Gambling in Arkansas in the Post Lottery Environment

On November 4, 2008, the voters of the state of Arkansas amended the state constitution to permit the institution of a state lottery. Arkansas thereby became the 43rd state with a state lottery. Previously, the general assembly enacted legislation which legalized bingo when conducted by charitable entities. […]

Courts Beware: Do Not Follow This Ohio Case

A case came down from the Ohio Supreme Court several years ago. I have not had time before now to discuss its possible impact on the law of Arkansas. Those of you who represent secured creditors and those who represent the state and its departments […]

Non Compete Agreements in Arkansas: Can They Be Enforced?

It is not uncommon for employers to insist that certain of their employees sign “non compete” agreements1 as a condition of their being hired or as a condition of their continued employment. Such agreements typically prohibit an employee (after he or she is no longer […]

The Model Registered Agents Act – A Word (or two) to the Wise

In 2007, Arkansas became one of the very first states to adopt the Model Registered Agents Act, (the “Act”), a piece of model legislation that had recently been proposed by the National Conference of Commissioners on Uniform State Laws (“NCCUSL”) and the American Bar Association (the “ABA”). […]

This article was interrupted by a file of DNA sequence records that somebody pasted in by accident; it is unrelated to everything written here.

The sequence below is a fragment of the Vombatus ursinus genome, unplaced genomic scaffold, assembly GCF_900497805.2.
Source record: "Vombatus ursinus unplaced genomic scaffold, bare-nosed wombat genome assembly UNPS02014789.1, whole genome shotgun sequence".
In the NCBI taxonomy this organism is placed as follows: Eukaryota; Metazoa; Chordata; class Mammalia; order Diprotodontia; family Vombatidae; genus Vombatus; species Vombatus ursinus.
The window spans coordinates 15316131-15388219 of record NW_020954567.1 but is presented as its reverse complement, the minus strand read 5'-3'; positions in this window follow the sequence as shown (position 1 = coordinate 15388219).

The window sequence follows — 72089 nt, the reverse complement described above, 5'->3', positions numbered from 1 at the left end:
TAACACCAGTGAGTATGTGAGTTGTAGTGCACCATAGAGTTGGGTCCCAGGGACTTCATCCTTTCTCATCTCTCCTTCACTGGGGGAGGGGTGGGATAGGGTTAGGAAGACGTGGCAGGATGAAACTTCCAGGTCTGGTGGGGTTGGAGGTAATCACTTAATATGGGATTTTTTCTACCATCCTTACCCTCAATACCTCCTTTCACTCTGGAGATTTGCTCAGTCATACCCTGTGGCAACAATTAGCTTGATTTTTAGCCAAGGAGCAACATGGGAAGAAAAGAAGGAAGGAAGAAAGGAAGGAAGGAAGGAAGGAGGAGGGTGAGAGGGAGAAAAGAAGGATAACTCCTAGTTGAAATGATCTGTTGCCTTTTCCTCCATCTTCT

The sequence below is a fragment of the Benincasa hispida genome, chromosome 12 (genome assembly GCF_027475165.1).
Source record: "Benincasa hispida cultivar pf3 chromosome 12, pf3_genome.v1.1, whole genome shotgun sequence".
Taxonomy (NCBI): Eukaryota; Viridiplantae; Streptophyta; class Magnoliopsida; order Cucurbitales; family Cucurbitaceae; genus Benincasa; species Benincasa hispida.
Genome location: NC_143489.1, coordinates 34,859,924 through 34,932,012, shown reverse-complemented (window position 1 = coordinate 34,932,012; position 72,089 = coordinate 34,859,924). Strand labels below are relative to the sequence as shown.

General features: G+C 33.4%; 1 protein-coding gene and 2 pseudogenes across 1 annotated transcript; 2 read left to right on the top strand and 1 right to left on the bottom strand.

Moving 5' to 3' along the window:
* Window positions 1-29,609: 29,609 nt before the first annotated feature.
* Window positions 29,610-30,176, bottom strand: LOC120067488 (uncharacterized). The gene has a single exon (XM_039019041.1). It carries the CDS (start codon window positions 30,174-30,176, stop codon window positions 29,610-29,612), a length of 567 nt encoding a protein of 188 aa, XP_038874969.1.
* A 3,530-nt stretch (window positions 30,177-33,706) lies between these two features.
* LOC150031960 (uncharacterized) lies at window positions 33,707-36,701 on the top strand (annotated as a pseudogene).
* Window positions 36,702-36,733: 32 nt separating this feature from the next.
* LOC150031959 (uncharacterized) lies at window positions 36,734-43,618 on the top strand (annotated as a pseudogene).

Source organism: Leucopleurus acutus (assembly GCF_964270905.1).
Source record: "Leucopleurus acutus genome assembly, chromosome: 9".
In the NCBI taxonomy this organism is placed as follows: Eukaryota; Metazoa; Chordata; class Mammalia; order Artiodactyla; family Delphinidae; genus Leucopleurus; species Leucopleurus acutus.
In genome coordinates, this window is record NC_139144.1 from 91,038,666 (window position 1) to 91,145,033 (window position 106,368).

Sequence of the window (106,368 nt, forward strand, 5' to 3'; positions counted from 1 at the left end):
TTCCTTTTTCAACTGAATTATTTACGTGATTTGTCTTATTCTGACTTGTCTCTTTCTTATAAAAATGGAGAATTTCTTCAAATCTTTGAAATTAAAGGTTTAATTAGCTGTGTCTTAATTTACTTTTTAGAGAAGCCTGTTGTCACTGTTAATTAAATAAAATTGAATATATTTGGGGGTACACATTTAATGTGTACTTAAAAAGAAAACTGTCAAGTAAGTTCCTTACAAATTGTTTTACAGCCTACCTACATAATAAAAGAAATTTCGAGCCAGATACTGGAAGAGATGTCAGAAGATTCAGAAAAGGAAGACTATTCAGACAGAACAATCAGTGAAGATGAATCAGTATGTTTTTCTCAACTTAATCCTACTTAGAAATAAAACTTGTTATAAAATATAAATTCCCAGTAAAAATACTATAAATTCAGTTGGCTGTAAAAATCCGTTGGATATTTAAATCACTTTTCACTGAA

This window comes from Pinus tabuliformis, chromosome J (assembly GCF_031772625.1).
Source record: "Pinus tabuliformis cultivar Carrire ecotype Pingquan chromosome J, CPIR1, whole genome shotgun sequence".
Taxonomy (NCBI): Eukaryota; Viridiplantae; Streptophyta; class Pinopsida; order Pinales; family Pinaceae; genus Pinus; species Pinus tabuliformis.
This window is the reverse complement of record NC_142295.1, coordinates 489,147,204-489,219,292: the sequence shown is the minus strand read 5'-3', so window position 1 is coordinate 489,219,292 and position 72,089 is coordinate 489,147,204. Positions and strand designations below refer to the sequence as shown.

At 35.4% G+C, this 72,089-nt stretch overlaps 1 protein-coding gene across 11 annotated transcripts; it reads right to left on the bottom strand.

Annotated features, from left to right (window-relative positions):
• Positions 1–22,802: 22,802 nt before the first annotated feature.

Single Asset Real Estate and the Bankruptcy Abuse and Consumer Protection Act

This article discusses the single-asset bankruptcy change made by the Bankruptcy Abuse and Consumer Protection Act. I mentioned this change at the 2006 Mid-Year Meetings in Memphis (at the end of my talk and not related to it) and have not seen any discussion […]

Learning From Real Estate Lore

[E]very once in a while, the law can be fun!  Not loud, frolicking fun—but the quiet fun of intellectual games. Not the exhilaration of biking and hiking—but the excitement of exploring and discovering. In form, this is a book review. More essentially, however, […]

How Does the Arkansas Trust Code Affect Real Estate Transactions?

The Arkansas Trust Code (ATC) has been in effect since September 1, 2005. In addition to Arkansas, 18 other states, plus the District of Columbia, have enacted versions of the Uniform Trust Code. This is a remarkable result for a uniform law first […]